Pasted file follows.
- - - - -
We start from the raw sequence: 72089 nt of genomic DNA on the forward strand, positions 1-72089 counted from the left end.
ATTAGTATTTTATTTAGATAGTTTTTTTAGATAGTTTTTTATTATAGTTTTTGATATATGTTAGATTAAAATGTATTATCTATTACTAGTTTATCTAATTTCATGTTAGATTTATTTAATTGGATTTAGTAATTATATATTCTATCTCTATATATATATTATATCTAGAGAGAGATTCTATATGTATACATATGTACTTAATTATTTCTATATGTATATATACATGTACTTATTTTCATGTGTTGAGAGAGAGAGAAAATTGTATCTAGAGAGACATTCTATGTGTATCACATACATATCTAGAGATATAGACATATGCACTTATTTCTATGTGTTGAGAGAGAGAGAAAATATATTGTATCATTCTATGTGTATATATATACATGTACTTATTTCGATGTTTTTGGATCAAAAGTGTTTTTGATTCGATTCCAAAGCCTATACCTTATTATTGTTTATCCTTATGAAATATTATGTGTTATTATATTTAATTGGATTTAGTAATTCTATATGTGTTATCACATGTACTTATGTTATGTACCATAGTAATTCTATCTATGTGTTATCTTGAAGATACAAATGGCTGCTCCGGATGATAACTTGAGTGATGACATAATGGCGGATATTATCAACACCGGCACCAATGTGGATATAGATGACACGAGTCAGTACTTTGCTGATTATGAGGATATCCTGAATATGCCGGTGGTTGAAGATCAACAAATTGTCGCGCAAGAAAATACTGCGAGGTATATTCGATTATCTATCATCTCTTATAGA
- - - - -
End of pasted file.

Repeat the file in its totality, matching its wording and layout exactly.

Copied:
We start from the raw sequence: 72089 nt of genomic DNA on the forward strand, positions 1-72089 counted from the left end.
ATTAGTATTTTATTTAGATAGTTTTTTTAGATAGTTTTTTATTATAGTTTTTGATATATGTTAGATTAAAATGTATTATCTATTACTAGTTTATCTAATTTCATGTTAGATTTATTTAATTGGATTTAGTAATTATATATTCTATCTCTATATATATATTATATCTAGAGAGAGATTCTATATGTATACATATGTACTTAATTATTTCTATATGTATATATACATGTACTTATTTTCATGTGTTGAGAGAGAGAGAAAATTGTATCTAGAGAGACATTCTATGTGTATCACATACATATCTAGAGATATAGACATATGCACTTATTTCTATGTGTTGAGAGAGAGAGAAAATATATTGTATCATTCTATGTGTATATATATACATGTACTTATTTCGATGTTTTTGGATCAAAAGTGTTTTTGATTCGATTCCAAAGCCTATACCTTATTATTGTTTATCCTTATGAAATATTATGTGTTATTATATTTAATTGGATTTAGTAATTCTATATGTGTTATCACATGTACTTATGTTATGTACCATAGTAATTCTATCTATGTGTTATCTTGAAGATACAAATGGCTGCTCCGGATGATAACTTGAGTGATGACATAATGGCGGATATTATCAACACCGGCACCAATGTGGATATAGATGACACGAGTCAGTACTTTGCTGATTATGAGGATATCCTGAATATGCCGGTGGTTGAAGATCAACAAATTGTCGCGCAAGAAAATACTGCGAGGTATATTCGATTATCTATCATCTCTTATAGA